Posts Tagged ‘ABC Wednesday’
If you read the definition, you get no idea just how wonderful kaleidoscopes can be: “An optical instrument with two or more reflecting surfaces inclined to each other in an angle, so that one or more (parts of) objects on one end of the mirrors are seen as a regular symmetrical pattern when viewed from the other end, due to repeated reflection.
“The reflectors (or mirrors) are usually enclosed in a tube, often containing on one end a cell with loose, colored pieces of glass or other transparent (and/or opaque) materials to be reflected into the viewed pattern. Rotation of the cell causes motion of the materials, resulting in an ever changing viewed pattern.”
I was reminded of this when I was helping The Daughter clean out her room recently. I came across one of my old kaleidoscopes which I either lent her or she “borrowed.” It was so much fun looking through it that I borrowed it back.
I’ve just discovered that the Guinness-certified World’s Largest Kaleidoscope is not all that far from where I live, on Route 28 in Mount Tremper, Ulster County, New York. It stands 56 feet tall and is 38 feet in diameter. The family NEEDS to go this year!
Of course, my first thought involving the word is to the song Lucy in the Sky with Diamonds by some Liverpudlian band on their Sgt. Pepper album, featuring the line “The girl with kaleidoscope eyes.” Apparently the reference is to one Yoko Ono.
In May 2016, then-President Barack Obama visited Hiroshima, the first American commander-in-chief to do so since the US dropped an atomic bomb on the city over 70 years earlier.
While criticized by those on the left and the right, I thought it was an important gesture. “As he promised, the president did not apologize for the U.S. bombings of Hiroshima and Nagasaki in August 1945, which killed an estimated 215,000 people. He laid a wreath at Peace Memorial Park in Hiroshima and embraced a 91-year-old survivor of the nuclear attack.”
During his 20-minute remarks, “Obama said, ‘Why do we come to this place, to Hiroshima? We come to ponder the terrible forces unleashed in the not so distant past. We come to mourn the dead … their souls speak to us and ask us to look inward. To take stock of who we are and what we might become.’
“In the Hiroshima museum’s guest book before his speech, the President wrote that he hoped the world will ‘find the courage, together, to spread peace, and pursue a world without nuclear weapons.’” Most of the elderly survivors, I imagine, did not foresee an American President in their midst, in that place.
Then, in December 2016, Japanese Prime Minister Shinzo Abe offered his condolences for his country’s attack on Pearl Harbor. “‘We must never repeat the horrors of war again, this is the solemn vow the people of Japan have taken,” he said. The Prime Minister was accompanied by President Obama, making the visit the first by the leaders of both countries.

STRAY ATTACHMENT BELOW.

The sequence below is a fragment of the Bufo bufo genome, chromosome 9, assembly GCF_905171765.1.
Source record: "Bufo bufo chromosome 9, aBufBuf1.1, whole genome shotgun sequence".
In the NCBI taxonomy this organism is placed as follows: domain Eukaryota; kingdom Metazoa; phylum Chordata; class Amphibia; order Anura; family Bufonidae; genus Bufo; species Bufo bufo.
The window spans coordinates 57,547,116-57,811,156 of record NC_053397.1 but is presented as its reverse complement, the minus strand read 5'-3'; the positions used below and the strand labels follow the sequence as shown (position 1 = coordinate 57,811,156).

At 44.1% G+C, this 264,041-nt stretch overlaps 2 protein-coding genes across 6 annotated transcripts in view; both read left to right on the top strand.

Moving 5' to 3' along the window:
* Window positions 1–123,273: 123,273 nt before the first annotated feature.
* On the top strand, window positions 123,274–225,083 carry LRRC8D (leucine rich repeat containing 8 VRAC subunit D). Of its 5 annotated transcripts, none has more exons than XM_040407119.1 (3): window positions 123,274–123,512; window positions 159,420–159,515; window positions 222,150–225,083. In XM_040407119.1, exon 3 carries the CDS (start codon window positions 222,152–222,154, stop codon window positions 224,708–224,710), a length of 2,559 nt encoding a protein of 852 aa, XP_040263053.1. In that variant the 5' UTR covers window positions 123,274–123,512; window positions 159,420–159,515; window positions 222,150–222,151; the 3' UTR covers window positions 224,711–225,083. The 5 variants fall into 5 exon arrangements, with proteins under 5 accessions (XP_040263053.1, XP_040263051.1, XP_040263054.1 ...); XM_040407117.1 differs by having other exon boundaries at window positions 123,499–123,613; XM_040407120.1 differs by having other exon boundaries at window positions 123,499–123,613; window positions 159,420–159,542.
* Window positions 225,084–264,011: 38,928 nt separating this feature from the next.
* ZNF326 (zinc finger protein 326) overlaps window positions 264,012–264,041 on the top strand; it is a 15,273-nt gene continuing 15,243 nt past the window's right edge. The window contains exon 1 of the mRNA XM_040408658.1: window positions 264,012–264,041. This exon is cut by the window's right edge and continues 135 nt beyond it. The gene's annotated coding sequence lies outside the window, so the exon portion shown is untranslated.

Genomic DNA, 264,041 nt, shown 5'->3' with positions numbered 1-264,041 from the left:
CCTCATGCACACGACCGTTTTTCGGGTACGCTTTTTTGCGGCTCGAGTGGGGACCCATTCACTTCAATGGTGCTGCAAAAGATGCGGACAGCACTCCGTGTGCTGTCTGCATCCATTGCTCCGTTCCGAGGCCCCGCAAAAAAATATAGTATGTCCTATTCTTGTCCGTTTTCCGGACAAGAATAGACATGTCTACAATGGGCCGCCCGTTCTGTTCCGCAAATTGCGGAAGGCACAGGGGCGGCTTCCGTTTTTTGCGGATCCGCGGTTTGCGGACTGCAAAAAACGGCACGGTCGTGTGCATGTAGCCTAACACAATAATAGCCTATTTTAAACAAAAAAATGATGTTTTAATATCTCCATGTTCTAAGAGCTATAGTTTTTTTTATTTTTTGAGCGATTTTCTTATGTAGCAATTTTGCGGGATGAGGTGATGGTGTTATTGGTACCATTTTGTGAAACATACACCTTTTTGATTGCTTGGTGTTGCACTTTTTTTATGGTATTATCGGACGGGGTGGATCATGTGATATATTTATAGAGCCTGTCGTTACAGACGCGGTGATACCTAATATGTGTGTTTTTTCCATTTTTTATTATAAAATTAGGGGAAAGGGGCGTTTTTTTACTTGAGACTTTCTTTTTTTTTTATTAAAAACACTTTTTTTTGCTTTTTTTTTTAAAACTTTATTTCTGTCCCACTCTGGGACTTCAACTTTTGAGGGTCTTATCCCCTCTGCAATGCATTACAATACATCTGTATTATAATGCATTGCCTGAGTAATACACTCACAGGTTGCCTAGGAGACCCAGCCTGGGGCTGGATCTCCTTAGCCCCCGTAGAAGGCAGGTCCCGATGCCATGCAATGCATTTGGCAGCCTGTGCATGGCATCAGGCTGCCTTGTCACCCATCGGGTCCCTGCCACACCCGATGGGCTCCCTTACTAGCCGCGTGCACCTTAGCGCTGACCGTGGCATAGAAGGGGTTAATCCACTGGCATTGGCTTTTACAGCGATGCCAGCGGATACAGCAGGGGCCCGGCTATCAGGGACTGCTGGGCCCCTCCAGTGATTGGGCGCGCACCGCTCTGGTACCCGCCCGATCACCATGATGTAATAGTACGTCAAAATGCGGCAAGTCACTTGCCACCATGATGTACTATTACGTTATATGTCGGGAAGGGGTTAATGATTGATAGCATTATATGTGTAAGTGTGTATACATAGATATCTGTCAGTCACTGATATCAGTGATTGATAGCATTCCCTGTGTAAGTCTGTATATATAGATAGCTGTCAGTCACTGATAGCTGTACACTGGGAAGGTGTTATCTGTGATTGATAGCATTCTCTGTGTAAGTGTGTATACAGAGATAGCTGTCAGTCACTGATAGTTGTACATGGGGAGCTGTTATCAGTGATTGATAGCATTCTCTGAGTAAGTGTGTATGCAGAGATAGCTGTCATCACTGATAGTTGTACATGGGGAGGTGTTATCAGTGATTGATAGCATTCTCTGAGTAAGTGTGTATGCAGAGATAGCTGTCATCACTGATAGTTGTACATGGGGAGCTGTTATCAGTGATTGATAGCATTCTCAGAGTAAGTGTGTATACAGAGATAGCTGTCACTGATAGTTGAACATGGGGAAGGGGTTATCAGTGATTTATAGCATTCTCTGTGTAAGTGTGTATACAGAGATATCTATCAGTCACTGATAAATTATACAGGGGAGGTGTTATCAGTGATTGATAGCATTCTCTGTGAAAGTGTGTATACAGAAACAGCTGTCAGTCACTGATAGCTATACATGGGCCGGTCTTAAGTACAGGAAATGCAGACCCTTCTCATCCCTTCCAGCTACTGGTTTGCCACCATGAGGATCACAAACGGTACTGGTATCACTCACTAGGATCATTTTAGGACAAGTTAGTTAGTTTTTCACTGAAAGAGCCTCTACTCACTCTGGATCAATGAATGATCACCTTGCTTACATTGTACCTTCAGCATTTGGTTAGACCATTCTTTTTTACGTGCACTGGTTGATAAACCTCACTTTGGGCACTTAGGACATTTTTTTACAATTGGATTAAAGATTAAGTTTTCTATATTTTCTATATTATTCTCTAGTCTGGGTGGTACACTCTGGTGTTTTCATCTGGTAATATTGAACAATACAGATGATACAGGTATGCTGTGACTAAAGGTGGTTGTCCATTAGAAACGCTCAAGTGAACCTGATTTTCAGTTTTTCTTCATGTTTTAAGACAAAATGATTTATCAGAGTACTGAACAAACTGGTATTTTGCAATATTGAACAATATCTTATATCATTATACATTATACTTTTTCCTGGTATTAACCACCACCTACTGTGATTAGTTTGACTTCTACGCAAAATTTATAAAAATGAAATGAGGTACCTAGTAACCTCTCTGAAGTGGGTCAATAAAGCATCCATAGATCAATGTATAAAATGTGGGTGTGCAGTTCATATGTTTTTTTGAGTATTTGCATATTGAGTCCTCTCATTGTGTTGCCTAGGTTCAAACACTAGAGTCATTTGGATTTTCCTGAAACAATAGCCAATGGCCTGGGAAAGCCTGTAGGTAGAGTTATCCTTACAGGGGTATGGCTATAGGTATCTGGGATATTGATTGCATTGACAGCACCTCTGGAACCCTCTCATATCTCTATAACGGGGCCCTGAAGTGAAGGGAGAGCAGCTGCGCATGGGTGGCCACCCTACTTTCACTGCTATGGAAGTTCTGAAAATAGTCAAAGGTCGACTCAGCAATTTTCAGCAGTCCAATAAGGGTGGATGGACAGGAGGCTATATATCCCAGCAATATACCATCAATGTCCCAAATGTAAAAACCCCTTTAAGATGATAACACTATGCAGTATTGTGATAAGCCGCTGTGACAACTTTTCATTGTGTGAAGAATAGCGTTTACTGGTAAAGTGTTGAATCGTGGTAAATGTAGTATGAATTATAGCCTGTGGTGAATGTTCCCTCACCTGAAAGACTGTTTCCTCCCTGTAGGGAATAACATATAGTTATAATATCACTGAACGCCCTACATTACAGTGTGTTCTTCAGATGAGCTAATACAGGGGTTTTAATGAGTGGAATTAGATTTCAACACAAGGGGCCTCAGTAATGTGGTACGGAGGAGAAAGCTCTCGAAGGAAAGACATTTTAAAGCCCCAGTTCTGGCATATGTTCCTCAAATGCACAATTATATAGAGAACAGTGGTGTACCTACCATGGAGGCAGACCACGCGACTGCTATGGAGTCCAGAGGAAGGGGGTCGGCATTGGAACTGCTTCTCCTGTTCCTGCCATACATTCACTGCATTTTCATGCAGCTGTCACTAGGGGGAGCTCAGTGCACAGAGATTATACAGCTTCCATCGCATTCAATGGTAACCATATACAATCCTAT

“Mr. Abe paid tribute to the [2,400] men who lost their lives in 1941 at the naval base, many of whom remain entombed in the wreckage of the USS Arizona, sunk by the Japanese that day, and vowed reconciliation and peace.
“Just as was the case when Obama visited Hiroshima earlier in the year—as the first sitting U.S. President to go to the site of the atomic bombing—the visit by Abe comes after many years of debate in the U.S., Japan and elsewhere about how the two nations should come to terms with the legacy of World War II.”
Mr. Abe never actually apologized, but as one elderly Pearl Harbor survivor noted, the Prime Minister’s presence was even more important.
Henry Heimlich, the doctor who invented a lifesaving anti-choking procedure, died at the age of 96 in December 2016. He had some controversial medical theories, especially during his later years. But the Heimlich maneuver saved countless lives.
“Performing abdominal thrusts involves a rescuer standing behind a patient and using his or her hands to exert pressure on the bottom of the diaphragm. This compresses the lungs and exerts pressure on any object lodged in the trachea, hopefully expelling it.”
I recently noticed that actor/comedian Jackie Gleason would have turned 100 on February 26, 2016, and will have been dead 30 years come June 24, 2017.
When I was growing up in the 1960s, I used to watch his Saturday night variety show on CBS fairly regularly. Gleason played a variety of characters, including the snobbish millionaire Reginald Van Gleason III, the put-upon character known as the Poor Soul, and Joe the Bartender, who always greeted the bug-eyed “Crazy” Guggenheim Read the rest of this entry »
Better Than English: Untranslatable Words defines the Yiddish word farpotshket as “Something that is all fouled up, especially as the result of attempts to fix it–repeatedly making something worse while trying to fix it.” It is pronounced with the emphasis on the second syllable.
This term rather well described me when I took wood shop in 7th and 8th grade. Read the rest of this entry »